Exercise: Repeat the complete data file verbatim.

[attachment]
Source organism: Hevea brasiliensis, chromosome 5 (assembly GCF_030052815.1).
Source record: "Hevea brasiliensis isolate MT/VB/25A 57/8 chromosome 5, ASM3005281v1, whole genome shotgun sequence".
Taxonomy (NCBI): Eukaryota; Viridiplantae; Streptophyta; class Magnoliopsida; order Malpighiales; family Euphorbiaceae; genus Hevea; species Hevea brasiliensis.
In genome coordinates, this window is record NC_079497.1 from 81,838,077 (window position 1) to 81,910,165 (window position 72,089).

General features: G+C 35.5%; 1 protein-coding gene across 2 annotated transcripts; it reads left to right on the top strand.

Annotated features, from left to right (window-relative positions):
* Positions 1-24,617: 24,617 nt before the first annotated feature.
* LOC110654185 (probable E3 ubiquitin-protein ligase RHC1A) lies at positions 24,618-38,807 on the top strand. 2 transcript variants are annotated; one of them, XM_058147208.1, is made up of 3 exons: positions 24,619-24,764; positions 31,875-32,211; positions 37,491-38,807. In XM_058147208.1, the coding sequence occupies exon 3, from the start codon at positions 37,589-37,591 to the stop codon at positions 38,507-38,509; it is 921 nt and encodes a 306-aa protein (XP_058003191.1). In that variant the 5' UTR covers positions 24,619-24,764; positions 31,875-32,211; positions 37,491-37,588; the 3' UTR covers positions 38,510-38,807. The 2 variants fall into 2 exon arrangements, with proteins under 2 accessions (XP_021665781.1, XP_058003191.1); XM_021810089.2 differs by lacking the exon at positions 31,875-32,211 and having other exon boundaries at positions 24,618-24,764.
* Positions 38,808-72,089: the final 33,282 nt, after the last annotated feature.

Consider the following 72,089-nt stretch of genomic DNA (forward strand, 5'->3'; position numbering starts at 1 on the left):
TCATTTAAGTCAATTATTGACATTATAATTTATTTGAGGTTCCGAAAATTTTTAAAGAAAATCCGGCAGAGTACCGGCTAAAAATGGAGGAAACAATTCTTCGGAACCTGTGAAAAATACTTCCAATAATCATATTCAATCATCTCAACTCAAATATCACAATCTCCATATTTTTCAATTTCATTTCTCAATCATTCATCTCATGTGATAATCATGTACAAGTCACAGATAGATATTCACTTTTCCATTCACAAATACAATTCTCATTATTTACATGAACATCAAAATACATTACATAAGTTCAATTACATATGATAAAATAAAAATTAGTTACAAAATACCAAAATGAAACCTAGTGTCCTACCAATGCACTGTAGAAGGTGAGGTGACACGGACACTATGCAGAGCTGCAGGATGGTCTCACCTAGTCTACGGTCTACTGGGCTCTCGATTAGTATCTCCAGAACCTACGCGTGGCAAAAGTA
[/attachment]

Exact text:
Source organism: Hevea brasiliensis, chromosome 5 (assembly GCF_030052815.1).
Source record: "Hevea brasiliensis isolate MT/VB/25A 57/8 chromosome 5, ASM3005281v1, whole genome shotgun sequence".
Taxonomy (NCBI): Eukaryota; Viridiplantae; Streptophyta; class Magnoliopsida; order Malpighiales; family Euphorbiaceae; genus Hevea; species Hevea brasiliensis.
In genome coordinates, this window is record NC_079497.1 from 81,838,077 (window position 1) to 81,910,165 (window position 72,089).

General features: G+C 35.5%; 1 protein-coding gene across 2 annotated transcripts; it reads left to right on the top strand.

Annotated features, from left to right (window-relative positions):
* Positions 1-24,617: 24,617 nt before the first annotated feature.
* LOC110654185 (probable E3 ubiquitin-protein ligase RHC1A) lies at positions 24,618-38,807 on the top strand. 2 transcript variants are annotated; one of them, XM_058147208.1, is made up of 3 exons: positions 24,619-24,764; positions 31,875-32,211; positions 37,491-38,807. In XM_058147208.1, the coding sequence occupies exon 3, from the start codon at positions 37,589-37,591 to the stop codon at positions 38,507-38,509; it is 921 nt and encodes a 306-aa protein (XP_058003191.1). In that variant the 5' UTR covers positions 24,619-24,764; positions 31,875-32,211; positions 37,491-37,588; the 3' UTR covers positions 38,510-38,807. The 2 variants fall into 2 exon arrangements, with proteins under 2 accessions (XP_021665781.1, XP_058003191.1); XM_021810089.2 differs by lacking the exon at positions 31,875-32,211 and having other exon boundaries at positions 24,618-24,764.
* Positions 38,808-72,089: the final 33,282 nt, after the last annotated feature.

Consider the following 72,089-nt stretch of genomic DNA (forward strand, 5'->3'; position numbering starts at 1 on the left):
TCATTTAAGTCAATTATTGACATTATAATTTATTTGAGGTTCCGAAAATTTTTAAAGAAAATCCGGCAGAGTACCGGCTAAAAATGGAGGAAACAATTCTTCGGAACCTGTGAAAAATACTTCCAATAATCATATTCAATCATCTCAACTCAAATATCACAATCTCCATATTTTTCAATTTCATTTCTCAATCATTCATCTCATGTGATAATCATGTACAAGTCACAGATAGATATTCACTTTTCCATTCACAAATACAATTCTCATTATTTACATGAACATCAAAATACATTACATAAGTTCAATTACATATGATAAAATAAAAATTAGTTACAAAATACCAAAATGAAACCTAGTGTCCTACCAATGCACTGTAGAAGGTGAGGTGACACGGACACTATGCAGAGCTGCAGGATGGTCTCACCTAGTCTACGGTCTACTGGGCTCTCGATTAGTATCTCCAGAACCTACGCGTGGCAAAAGTA